You Credit Score: How's Your FICO?
Since we live in an automated, it's probably not that surprising that your ability to repay virtually any loan boils down to a single number.
The years of paying your various bills: your mortgage, vehicle payments, and credit card bills are analyzed, sliced, spindled and mutilated into a single indicator of whether you're likely to meet your future obligations.
Each of the three credit agencies has its own formula for building your credit score. Fair Isaac and Cooriginally developed this score. .
While Experian still calls its score "FICO", TransUnion calls its score "Beacon" and Equifax uses "Empirica." While the formulas vary from one agency to another, the differences aren't huge; each agency uses the following in calculating your credit score:
- Your Credit History - How many years have you had credit?
- Late Payments - Do you pay your bills on time?
- Your Credit Card Balances - How many accounts? How much do you owe?
- Credit Inquiries - How many times have you had your credit checked for a loan?
These factors are assigned weights based on the formula being used. The results are added up and distilled into a single number. Credit scores can be as low as 300 and as high as 800. Higher is always better. Most home buyers likely find their FICO scores falling above 620.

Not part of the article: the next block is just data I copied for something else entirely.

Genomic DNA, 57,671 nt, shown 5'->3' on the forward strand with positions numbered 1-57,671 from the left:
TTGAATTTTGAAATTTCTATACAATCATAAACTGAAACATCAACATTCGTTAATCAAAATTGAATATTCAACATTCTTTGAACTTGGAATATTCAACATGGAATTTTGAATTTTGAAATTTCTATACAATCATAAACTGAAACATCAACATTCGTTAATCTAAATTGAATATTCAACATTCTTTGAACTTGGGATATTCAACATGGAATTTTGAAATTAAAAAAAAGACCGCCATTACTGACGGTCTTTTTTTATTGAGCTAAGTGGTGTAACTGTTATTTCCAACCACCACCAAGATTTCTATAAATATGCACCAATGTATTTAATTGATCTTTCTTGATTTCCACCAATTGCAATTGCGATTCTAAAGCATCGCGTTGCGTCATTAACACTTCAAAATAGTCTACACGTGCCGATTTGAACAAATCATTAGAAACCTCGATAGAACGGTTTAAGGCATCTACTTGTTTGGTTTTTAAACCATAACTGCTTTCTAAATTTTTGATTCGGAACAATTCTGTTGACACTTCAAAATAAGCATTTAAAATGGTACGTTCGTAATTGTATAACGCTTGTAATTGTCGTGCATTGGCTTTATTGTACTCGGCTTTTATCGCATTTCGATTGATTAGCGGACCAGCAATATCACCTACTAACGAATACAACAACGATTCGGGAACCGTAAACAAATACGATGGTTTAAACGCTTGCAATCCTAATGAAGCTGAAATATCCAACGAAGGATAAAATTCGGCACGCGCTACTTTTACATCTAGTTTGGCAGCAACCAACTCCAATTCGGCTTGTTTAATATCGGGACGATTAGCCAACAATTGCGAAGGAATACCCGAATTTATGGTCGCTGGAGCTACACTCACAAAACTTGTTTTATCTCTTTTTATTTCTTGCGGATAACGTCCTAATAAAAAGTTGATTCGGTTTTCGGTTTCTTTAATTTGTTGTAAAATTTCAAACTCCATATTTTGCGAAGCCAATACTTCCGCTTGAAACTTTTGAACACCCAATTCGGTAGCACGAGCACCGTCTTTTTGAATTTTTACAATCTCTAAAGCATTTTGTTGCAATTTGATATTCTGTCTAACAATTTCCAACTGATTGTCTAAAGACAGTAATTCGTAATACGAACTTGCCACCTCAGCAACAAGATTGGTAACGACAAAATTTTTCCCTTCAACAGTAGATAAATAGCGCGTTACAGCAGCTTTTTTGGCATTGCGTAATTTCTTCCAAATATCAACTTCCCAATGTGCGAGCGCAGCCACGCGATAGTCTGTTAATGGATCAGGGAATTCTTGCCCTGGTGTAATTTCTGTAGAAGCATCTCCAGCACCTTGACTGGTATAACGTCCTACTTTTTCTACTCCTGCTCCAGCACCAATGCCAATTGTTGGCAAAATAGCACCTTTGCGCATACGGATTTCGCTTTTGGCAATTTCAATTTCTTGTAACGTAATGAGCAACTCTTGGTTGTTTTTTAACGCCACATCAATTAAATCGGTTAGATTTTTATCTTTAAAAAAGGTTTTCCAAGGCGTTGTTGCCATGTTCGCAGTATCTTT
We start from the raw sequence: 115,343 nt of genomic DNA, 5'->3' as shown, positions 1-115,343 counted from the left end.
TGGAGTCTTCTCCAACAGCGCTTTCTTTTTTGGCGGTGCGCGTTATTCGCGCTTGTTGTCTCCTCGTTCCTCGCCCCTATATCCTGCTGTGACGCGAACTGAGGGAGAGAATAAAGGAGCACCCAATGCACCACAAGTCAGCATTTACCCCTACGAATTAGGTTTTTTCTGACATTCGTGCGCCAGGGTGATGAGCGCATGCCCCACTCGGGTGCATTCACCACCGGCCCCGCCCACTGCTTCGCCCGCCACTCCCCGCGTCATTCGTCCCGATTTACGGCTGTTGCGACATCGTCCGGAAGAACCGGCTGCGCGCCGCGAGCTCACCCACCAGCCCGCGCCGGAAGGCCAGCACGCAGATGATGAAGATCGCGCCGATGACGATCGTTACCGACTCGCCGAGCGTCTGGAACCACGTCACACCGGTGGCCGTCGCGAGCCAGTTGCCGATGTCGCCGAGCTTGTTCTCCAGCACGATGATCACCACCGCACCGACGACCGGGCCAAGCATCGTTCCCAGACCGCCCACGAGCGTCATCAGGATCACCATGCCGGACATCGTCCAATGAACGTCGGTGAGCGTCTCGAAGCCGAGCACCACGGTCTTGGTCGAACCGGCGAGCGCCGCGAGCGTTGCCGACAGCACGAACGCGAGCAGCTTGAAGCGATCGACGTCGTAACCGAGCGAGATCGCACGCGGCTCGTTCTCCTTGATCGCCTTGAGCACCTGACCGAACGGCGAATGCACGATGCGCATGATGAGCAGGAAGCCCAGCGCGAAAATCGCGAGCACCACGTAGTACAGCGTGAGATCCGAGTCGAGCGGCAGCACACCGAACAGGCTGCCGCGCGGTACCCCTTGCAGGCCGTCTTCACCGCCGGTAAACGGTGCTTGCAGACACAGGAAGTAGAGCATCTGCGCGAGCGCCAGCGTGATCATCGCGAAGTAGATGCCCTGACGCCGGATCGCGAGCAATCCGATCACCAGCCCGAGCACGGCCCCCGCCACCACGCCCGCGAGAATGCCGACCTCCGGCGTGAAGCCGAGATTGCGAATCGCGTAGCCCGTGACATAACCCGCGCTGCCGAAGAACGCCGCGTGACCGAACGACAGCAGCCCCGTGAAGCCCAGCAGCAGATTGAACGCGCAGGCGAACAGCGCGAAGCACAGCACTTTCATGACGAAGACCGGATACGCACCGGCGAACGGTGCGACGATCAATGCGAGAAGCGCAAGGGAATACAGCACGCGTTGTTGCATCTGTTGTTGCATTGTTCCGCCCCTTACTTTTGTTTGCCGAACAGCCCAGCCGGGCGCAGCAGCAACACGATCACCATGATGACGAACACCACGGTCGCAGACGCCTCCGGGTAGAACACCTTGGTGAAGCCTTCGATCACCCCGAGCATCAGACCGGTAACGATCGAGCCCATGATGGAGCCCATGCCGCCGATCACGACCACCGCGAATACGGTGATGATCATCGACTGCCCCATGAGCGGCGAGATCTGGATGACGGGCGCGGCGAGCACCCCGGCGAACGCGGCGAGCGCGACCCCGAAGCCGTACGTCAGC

Credit scores make a difference in interest rates
Did you know? FICO scores affect more than your ability to get a loan. They also affect your interest rate. Higher scores indicate you are a better credit risk, and thus may qualify for a better mortgage rate.
Can I raise my credit score?
What can you do to raise your FICO score? Unfortunately, not much. Despite what you hear from "credit repair" companies, the score is built on your lifetime credit history, so you can't turn it around right away. (Of course you can and should remove incorrect data on your credit report.)
How do I find out my credit score?
Before you can improve your score, you must obtain your score and ensure that the credit reports from each credit reporting agency are correct. Fair Isaac, the company that offered the first FICO score, sells scores on myFICO.com. For a reasonable fee, you can get your FICO score from all three agencies, along with your credit report. Also available are information and online tools that can help you analyze what actions might have the greatest impact on your FICO score.
You can get a federally-mandated free credit report once a year from the three major credit reporting agencies when you visit AnnualCreditReport.com. You won't get a free credit score from AnnualCreditReport.com, but getting it is fast and inexpensive.
Armed with this info, you will be a more informed consumer and you'll be better positioned to get the right mortgage for you.
Want to know more about credit scores? Call us at 9724662551.